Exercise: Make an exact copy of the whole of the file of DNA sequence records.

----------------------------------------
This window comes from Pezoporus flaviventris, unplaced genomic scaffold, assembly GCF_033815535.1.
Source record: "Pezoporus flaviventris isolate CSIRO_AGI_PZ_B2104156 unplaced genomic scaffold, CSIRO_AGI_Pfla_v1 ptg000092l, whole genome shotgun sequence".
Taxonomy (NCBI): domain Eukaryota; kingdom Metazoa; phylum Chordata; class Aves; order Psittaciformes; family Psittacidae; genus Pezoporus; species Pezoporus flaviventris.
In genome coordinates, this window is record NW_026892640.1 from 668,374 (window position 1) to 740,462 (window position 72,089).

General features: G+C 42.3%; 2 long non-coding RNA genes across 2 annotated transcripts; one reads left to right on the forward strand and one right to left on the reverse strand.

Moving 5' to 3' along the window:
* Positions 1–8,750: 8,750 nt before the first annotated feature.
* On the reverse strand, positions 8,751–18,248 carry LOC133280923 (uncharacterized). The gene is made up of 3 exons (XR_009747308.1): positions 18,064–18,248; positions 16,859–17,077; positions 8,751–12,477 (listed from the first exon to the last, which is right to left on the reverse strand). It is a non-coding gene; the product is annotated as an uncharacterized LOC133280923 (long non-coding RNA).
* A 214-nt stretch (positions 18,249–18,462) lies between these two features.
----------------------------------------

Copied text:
This window comes from Pezoporus flaviventris, unplaced genomic scaffold, assembly GCF_033815535.1.
Source record: "Pezoporus flaviventris isolate CSIRO_AGI_PZ_B2104156 unplaced genomic scaffold, CSIRO_AGI_Pfla_v1 ptg000092l, whole genome shotgun sequence".
Taxonomy (NCBI): domain Eukaryota; kingdom Metazoa; phylum Chordata; class Aves; order Psittaciformes; family Psittacidae; genus Pezoporus; species Pezoporus flaviventris.
In genome coordinates, this window is record NW_026892640.1 from 668,374 (window position 1) to 740,462 (window position 72,089).

General features: G+C 42.3%; 2 long non-coding RNA genes across 2 annotated transcripts; one reads left to right on the forward strand and one right to left on the reverse strand.

Moving 5' to 3' along the window:
* Positions 1–8,750: 8,750 nt before the first annotated feature.
* On the reverse strand, positions 8,751–18,248 carry LOC133280923 (uncharacterized). The gene is made up of 3 exons (XR_009747308.1): positions 18,064–18,248; positions 16,859–17,077; positions 8,751–12,477 (listed from the first exon to the last, which is right to left on the reverse strand). It is a non-coding gene; the product is annotated as an uncharacterized LOC133280923 (long non-coding RNA).
* A 214-nt stretch (positions 18,249–18,462) lies between these two features.